• Section 19: Notification - Acts oneRecords; Selection of technologies (a) A notary public may select one or more tamper evident technologies to perform notarial acts with respect to electronic records. A person may not require a notary public to perform a notarial act with respect to an electronic record with a technology that the notary public has not selected. (b) Before a notary public performs the notary public’s initial notarial act with respect to an electronic record, a notary public shall notify the [commissioning officer or agency] that the notary public will be performing notarial acts with respect to electronic records and identify the technology the notary public intends to use. If the [commissioning officer or agency] has established standards for approval of technology pursuant to Section 27, the technology must conform to the standards. If the technology conforms to the standards, the [commissioning officer or agency] shall approve the use of the technology.
    • Section 27: Rules (a) The [commissioning officer or agency] may adopt rules to implement this [act]. Rules adopted regarding the performance of notarial acts with respect to electronic records must not require, or accord greater legal status or effect to, the implementation or application of a specific technology or technical specification. The rules may:  (1) prescribe the manner of performing notarial acts regarding tangible and electronic records;  (2) include provisions to ensure that any change to or tampering with a record bearing a certificate of a notarial act is self-evident;  (3) include provisions to ensure integrity in the creation, transmittal, storage, or authentication of electronic records or signatures;  ***  (5) include provisions to prevent fraud or mistake in the performance of notarial acts; [and]  ***
    • Section 27: Rules (b) In adopting, amending, or repealing rules about notarial acts with respect to electronic records, the [commissioning officer or agency] shall consider, so far as is consistent with this [act]:  (1) the most recent standards promulgated by national bodies, such as the National Association of Secretaries of State;  (2) standards, practices, and customs of other jurisdictions that substantially enact this [act]; and  (3) the views of interested persons and governmental officials and entities.
    • Notes on Rules: Notaries may refuse to adopt specific technologies for signing (probably not an employers technology, but possibly one required by a trading partner) Stay alert as to notary regulators’ interpretations Failure to enact rules only means a state is not regulating the e act, not that a notary cannot perform it.
    • What About Land Records? While real property laws vary from state to state, there are certain aspects which are constant. One constant is that, for a document affecting an interest in real property to be effective, it must be signed by an appropriate party. (ESIGN, UETA) Another constant is the general requirement that, to be recorded, the signed document must also be acknowledged before a specified person, usually a notary (or another person holding notarial powers pursuant to state law). (ESIGN, UETA, URPERA, RULONA)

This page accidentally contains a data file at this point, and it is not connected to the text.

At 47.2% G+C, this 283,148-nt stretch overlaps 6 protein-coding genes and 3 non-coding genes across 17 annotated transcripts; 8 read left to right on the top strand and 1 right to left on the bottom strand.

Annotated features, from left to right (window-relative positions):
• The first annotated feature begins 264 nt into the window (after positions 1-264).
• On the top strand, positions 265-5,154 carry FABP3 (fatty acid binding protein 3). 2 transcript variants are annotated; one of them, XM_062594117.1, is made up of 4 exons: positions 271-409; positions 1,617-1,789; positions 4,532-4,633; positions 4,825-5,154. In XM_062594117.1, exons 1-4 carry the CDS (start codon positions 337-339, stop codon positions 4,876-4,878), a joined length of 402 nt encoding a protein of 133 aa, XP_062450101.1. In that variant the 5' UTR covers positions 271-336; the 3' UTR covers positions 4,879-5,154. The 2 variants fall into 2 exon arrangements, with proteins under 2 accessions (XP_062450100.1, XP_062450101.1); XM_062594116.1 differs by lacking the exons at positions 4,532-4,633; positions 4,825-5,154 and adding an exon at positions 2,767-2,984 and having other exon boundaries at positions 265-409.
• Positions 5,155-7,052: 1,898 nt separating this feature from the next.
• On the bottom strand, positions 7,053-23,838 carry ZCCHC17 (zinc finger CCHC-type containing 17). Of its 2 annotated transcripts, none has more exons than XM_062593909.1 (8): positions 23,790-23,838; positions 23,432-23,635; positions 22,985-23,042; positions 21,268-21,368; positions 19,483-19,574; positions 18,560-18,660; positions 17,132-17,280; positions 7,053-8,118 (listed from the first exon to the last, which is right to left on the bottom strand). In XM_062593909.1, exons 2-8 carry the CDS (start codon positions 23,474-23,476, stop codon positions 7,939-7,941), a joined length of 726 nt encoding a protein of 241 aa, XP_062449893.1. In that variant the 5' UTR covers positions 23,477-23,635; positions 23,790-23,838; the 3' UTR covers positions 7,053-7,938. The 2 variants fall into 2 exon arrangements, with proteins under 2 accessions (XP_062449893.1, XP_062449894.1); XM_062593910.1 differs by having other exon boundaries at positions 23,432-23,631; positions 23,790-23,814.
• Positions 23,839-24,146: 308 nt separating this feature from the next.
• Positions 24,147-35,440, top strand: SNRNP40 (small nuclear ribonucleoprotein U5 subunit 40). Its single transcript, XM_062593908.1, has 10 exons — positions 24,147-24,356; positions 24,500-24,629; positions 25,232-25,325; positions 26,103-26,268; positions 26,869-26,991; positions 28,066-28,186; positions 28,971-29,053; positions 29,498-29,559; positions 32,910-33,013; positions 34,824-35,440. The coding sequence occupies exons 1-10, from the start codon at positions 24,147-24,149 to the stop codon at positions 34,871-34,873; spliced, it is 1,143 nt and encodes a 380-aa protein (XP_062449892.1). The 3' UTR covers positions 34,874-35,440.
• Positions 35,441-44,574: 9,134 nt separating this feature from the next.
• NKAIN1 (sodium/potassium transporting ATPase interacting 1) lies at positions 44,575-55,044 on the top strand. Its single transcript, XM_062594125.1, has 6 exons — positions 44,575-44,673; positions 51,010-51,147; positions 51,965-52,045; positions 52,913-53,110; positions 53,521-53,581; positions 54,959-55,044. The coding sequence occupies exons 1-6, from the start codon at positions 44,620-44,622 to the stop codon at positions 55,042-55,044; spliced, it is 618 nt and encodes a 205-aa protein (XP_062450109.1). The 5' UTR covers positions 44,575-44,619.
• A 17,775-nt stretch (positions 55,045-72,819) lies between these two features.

• State of Affairs: 11/1/2010 Approximately 3600 recording jurisdictions (mostly counties) in US. 578 jurisdictions (approx. 16%) in 36 states accept some form of electronic documents for recording.  Model 1 (scanned image) = 54  Model 2 (scanned image + XML) = 568  Model 3 (full eDocument) = 123
    • eRecording Jurisdictions WA 12 NH ME MT ND VT 3 2 15 7 0 OR MN 1 ID 27 WI NY 27 SD MA-6 WY 23 MI 0 0 7 RI-0 0 NE IA PA CT-0 CA NV 97 19 NJ-15 13 OH 5 12 UT IL IN 12 MD-0 18 CO 8 MO 11 WV DE-0 62 KS VA 22 KY 0 DC-1 6 7 0 NC HI AZ TN OK 14 5 12 AR 13 NM 15 SC 7 11 GA 3 AL MS 0 AK 0 LA 0 TX 0 0 40 FL 1 - 5 Jurisdictions 20 6 - 15 Jurisdictions Over 15 Jurisdictions 100% of JurisdictionsUpdated October 2010 578 Jurisdictions are Property Records Industry Association • www.pria.us accepting eRecordings©2010 Property Records Industry Association (PRIA)
    • All Are Not Created Equal Recording jurisdictions vary greatly In New England, it’s town by town Then, we have mega-counties such as Los Angeles, CA or Maricopa, AZ Other hybrids – metro NYC has 5 counties or boroughs but one city-wide register’s office  Bronx  Queens  Kings (Brooklyn)  New York (Manhattan)  Richmond (Staten Island)
    • eRecording Population Coverage WA 80% NH ME MT ND VT 45% 13% 35% 42% 0 OR MN 5% ID 27% WI NY 77% SD MA-39% WY 71% MI 0 0 36% RI-0 0 NE IA PA CT-0 CA NV 96% 60% NJ-68% 48% OH 46% 99% IL IN UT 28% MD-0 CO 21% 94% MO 70% WV DE-0 99% KS VA 46% KY 0 DC-100% 49% 33%7 0 NC HI AZ OK TN 45% 100% 82% 27% AR 43% NM SC 33% 67% GA 20% AL MS 0 AK 0 LA 0 TX 0 0 73% FL 63% 1-24% of Population 25-50% of Population Over 50% of Population 100% of Population 42.4% of the U.S. populationUpdated October 2010 Property Records Industry Association • www.pria.us live in eRecording jurisdictions©2010 Property Records Industry Association (PRIA)
    • David E. EwanNew Jersey Title Insurance Company973.952.0110dewan@njtic.com